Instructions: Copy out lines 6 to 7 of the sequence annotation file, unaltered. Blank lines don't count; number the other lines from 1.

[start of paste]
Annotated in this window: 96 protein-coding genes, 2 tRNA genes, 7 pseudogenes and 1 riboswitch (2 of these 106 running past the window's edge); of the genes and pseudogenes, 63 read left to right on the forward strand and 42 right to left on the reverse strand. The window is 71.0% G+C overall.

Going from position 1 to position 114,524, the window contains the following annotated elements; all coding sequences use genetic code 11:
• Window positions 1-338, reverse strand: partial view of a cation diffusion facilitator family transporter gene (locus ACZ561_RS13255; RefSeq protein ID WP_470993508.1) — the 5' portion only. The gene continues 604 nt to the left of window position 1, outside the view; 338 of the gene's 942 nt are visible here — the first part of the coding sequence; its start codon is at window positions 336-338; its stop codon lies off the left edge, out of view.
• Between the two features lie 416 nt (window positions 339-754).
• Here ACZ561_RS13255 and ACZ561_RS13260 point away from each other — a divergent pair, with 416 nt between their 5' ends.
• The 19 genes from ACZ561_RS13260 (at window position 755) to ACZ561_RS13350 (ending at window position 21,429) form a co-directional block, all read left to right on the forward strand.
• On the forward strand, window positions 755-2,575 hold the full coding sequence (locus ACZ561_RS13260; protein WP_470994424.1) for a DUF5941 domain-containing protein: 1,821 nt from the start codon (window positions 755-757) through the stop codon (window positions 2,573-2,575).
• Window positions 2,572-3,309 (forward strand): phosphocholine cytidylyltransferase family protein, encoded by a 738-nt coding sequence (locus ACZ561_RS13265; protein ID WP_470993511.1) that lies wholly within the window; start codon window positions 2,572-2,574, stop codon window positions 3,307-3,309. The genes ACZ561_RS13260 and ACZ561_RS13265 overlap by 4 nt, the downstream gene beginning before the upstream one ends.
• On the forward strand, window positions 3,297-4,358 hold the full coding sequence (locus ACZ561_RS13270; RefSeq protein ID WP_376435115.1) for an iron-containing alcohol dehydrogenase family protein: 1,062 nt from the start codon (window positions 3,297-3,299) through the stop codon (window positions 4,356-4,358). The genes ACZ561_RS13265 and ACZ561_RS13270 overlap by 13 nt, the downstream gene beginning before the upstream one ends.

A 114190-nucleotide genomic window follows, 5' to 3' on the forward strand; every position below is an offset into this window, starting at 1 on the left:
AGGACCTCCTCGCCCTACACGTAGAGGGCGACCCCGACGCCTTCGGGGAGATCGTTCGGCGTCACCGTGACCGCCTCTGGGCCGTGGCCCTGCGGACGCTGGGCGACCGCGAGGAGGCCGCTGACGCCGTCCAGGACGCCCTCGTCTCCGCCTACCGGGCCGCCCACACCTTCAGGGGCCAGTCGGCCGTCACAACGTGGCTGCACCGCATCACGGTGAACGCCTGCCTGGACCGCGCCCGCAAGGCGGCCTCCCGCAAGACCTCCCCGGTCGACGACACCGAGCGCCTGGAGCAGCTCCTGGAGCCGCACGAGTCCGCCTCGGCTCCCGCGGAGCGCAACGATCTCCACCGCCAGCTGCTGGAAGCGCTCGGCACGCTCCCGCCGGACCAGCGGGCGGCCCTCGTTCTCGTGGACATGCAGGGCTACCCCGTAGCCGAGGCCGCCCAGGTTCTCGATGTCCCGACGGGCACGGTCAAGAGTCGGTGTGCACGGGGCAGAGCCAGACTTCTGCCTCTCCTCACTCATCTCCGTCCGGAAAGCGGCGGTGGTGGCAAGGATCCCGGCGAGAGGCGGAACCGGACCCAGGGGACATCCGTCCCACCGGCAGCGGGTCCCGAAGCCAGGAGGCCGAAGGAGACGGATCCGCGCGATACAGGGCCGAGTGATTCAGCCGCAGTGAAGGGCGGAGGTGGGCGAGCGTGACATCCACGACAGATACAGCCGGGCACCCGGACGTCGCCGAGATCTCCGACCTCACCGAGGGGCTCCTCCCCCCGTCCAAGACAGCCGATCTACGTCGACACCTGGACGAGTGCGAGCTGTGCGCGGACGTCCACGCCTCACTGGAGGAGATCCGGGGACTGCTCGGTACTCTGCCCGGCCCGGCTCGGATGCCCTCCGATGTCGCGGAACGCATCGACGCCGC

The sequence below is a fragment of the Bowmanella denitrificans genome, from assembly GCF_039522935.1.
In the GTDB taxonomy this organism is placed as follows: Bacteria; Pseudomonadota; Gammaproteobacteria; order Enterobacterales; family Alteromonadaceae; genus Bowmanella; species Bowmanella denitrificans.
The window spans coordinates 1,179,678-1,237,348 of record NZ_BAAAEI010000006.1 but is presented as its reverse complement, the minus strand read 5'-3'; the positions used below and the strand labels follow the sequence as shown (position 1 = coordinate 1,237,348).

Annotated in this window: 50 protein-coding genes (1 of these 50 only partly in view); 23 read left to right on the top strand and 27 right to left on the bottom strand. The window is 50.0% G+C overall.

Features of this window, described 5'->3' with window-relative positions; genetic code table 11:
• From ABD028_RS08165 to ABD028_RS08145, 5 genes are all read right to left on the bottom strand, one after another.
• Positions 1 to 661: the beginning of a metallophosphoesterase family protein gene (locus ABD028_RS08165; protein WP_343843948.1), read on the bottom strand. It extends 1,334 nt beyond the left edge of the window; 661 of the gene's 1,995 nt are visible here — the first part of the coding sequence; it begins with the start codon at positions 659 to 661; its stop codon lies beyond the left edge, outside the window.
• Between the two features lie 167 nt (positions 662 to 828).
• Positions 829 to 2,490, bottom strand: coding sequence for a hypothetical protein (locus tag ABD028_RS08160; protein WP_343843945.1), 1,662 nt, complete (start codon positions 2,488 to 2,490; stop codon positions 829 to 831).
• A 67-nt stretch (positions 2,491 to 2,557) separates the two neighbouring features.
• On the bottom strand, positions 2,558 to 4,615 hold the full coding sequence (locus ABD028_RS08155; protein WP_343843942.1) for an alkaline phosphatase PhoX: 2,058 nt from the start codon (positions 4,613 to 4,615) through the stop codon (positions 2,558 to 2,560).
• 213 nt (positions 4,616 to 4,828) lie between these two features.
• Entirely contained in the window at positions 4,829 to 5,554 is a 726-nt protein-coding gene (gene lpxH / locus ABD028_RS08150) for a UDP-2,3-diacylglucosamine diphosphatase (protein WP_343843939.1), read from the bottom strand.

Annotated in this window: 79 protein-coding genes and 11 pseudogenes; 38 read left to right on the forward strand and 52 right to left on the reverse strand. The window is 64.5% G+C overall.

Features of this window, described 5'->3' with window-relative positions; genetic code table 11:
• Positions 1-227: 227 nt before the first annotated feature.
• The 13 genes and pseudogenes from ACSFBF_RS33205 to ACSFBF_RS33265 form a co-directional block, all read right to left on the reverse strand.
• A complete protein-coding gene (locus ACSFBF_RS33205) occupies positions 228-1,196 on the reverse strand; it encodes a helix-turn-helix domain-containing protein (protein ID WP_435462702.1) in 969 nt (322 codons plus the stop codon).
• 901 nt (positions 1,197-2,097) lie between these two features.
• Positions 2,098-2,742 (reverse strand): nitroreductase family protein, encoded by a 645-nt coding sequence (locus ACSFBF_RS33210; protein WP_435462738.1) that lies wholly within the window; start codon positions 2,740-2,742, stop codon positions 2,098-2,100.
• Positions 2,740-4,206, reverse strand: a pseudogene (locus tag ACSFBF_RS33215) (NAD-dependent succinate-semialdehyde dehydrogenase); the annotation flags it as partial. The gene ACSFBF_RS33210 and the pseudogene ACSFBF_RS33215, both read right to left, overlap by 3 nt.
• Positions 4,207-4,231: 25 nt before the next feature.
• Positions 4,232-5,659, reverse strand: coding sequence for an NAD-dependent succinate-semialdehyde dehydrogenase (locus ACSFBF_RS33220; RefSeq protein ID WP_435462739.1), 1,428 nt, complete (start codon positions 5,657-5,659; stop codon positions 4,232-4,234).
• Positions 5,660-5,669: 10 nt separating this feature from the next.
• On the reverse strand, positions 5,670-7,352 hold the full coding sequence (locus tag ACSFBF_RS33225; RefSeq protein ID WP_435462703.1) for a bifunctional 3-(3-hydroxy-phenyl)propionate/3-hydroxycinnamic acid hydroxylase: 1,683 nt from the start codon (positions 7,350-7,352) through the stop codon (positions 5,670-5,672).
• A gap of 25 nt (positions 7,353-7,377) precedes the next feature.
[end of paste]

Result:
• The 19 genes from ACZ561_RS13260 (at window position 755) to ACZ561_RS13350 (ending at window position 21,429) form a co-directional block, all read left to right on the forward strand.
• On the forward strand, window positions 755-2,575 hold the full coding sequence (locus ACZ561_RS13260; protein WP_470994424.1) for a DUF5941 domain-containing protein: 1,821 nt from the start codon (window positions 755-757) through the stop codon (window positions 2,573-2,575).